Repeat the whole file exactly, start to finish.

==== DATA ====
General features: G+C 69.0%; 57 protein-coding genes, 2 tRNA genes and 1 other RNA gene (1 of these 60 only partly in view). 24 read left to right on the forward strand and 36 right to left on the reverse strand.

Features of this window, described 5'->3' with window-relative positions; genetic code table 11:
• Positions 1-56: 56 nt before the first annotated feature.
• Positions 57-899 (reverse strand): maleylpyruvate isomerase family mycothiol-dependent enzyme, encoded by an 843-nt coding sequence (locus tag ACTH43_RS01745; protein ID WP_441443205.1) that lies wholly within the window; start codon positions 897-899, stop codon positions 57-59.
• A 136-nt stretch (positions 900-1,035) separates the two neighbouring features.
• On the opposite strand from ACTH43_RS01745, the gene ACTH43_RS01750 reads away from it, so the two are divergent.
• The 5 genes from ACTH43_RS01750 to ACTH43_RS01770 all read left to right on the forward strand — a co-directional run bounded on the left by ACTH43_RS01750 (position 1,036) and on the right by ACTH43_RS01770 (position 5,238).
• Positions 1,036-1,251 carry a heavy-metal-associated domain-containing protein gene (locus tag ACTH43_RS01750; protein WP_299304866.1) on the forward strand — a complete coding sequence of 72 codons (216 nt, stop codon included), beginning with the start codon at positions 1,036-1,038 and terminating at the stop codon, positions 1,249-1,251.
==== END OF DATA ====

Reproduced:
General features: G+C 69.0%; 57 protein-coding genes, 2 tRNA genes and 1 other RNA gene (1 of these 60 only partly in view). 24 read left to right on the forward strand and 36 right to left on the reverse strand.

Features of this window, described 5'->3' with window-relative positions; genetic code table 11:
• Positions 1-56: 56 nt before the first annotated feature.
• Positions 57-899 (reverse strand): maleylpyruvate isomerase family mycothiol-dependent enzyme, encoded by an 843-nt coding sequence (locus tag ACTH43_RS01745; protein ID WP_441443205.1) that lies wholly within the window; start codon positions 897-899, stop codon positions 57-59.
• A 136-nt stretch (positions 900-1,035) separates the two neighbouring features.
• On the opposite strand from ACTH43_RS01745, the gene ACTH43_RS01750 reads away from it, so the two are divergent.
• The 5 genes from ACTH43_RS01750 to ACTH43_RS01770 all read left to right on the forward strand — a co-directional run bounded on the left by ACTH43_RS01750 (position 1,036) and on the right by ACTH43_RS01770 (position 5,238).
• Positions 1,036-1,251 carry a heavy-metal-associated domain-containing protein gene (locus tag ACTH43_RS01750; protein WP_299304866.1) on the forward strand — a complete coding sequence of 72 codons (216 nt, stop codon included), beginning with the start codon at positions 1,036-1,038 and terminating at the stop codon, positions 1,249-1,251.